South Sudan and Djibouti sign fibre interconnection agreement
South Sudan and Djibouti have signed a memorandum of understanding to connect their two countries with fibre.
The link will start in Djibouti, the coastal state where 16 subsea cables will terminate by 2025, run through Ethiopia, and connect with Juba (pictured, via Wikipedia), the capital of South Sudan.
The deal was signed by South Sudanese Minister of Information Michael Makuei Lueth and senior officials from Djibouti.
The South Sudanese ministry of information, communication technology and postal services, as reported by the Ecofin news agency, said the memorandum of understanding will be followed by the formation of a technical team from the two countries to carry out the project which is of strategic importance for South Sudan.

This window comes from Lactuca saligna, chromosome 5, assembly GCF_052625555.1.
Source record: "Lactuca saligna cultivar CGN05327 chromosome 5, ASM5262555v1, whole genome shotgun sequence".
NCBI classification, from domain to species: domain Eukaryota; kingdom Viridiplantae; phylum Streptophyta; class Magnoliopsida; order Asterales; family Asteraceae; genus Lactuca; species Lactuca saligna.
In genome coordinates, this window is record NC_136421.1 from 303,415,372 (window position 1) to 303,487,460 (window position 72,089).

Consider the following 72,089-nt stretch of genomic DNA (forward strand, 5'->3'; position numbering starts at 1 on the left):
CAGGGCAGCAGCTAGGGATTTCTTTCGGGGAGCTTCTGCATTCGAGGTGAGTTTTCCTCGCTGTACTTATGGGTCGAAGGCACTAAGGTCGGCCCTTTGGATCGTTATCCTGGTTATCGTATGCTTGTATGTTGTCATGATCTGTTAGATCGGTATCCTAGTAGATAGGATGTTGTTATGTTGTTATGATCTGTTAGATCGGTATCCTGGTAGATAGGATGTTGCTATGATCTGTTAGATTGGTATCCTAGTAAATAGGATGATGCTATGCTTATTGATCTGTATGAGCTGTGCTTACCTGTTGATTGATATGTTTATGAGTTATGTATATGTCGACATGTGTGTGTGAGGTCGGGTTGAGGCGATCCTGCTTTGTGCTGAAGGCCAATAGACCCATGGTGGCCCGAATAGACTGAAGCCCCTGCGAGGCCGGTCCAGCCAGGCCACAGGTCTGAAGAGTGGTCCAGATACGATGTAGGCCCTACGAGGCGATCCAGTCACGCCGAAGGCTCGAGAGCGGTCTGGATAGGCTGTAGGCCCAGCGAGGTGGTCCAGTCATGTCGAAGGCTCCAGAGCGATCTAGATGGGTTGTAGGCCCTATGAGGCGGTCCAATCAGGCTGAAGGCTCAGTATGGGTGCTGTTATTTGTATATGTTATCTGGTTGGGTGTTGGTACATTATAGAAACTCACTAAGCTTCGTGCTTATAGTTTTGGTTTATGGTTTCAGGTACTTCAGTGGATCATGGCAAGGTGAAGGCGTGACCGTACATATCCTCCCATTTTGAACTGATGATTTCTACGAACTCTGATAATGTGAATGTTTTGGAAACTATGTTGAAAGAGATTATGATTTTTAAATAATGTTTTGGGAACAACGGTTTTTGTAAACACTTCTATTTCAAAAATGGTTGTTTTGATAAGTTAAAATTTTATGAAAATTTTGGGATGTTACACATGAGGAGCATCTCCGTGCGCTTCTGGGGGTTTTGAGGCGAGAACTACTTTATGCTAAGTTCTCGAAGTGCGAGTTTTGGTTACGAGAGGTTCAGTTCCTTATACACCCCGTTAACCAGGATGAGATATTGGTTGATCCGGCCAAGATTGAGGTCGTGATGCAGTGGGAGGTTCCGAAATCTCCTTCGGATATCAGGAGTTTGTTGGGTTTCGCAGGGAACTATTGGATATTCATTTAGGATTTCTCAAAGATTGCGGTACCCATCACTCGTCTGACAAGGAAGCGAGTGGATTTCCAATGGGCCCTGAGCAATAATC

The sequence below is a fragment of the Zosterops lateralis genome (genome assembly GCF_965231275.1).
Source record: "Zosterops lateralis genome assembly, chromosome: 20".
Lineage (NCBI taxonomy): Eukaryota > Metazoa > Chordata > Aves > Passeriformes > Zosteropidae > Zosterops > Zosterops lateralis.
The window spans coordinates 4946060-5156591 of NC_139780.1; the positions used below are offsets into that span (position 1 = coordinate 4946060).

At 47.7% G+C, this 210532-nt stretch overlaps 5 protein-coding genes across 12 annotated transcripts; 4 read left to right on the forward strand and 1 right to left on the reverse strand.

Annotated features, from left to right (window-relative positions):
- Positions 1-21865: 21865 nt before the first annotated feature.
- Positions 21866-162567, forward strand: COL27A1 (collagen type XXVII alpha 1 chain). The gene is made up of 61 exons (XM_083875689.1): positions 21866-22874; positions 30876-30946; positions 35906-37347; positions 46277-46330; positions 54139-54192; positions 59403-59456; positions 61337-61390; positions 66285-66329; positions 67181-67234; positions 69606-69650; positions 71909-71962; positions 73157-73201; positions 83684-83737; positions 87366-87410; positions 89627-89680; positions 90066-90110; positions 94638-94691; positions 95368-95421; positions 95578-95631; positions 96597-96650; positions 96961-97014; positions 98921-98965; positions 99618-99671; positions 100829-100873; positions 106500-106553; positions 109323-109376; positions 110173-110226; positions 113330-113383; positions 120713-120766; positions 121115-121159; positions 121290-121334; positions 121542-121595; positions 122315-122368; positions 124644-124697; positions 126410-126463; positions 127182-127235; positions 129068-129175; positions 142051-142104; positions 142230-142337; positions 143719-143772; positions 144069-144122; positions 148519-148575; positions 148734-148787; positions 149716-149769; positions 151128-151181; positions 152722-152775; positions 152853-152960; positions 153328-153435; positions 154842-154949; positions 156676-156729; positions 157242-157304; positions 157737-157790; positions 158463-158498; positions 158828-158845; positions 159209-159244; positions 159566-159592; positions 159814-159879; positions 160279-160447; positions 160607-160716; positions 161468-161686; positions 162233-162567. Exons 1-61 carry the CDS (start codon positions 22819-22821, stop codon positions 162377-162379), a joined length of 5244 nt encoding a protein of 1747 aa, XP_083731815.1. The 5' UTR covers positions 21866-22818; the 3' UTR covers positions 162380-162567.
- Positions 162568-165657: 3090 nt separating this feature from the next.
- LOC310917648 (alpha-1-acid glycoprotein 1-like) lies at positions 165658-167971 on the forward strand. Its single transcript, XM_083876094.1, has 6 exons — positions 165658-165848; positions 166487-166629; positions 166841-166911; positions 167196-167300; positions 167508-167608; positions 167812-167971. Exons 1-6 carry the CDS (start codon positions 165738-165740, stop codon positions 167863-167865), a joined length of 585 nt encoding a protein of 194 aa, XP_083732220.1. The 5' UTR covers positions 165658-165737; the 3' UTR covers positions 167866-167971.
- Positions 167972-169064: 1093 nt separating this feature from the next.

The country, which became independent from Sudan in 2011, has long been trying to improve its digital connectivity. In 2013 the country’s government said it was deciding whether to connect with subsea cables in Djibouti or in Mombasa, on the coast of Kenya.
Liquid Intelligent Technologies has a link from Juba into Nimule on the Ugandan border, where it connects with the rest of Liquid’s network. The distance from Juba to Djibouti is 1,500km.
South Sudan has also benefited from a connection with Kenya, with 630km of fibre deployed from October 2020 on the border between the two countries with funding from the World Bank and the Kenyan government.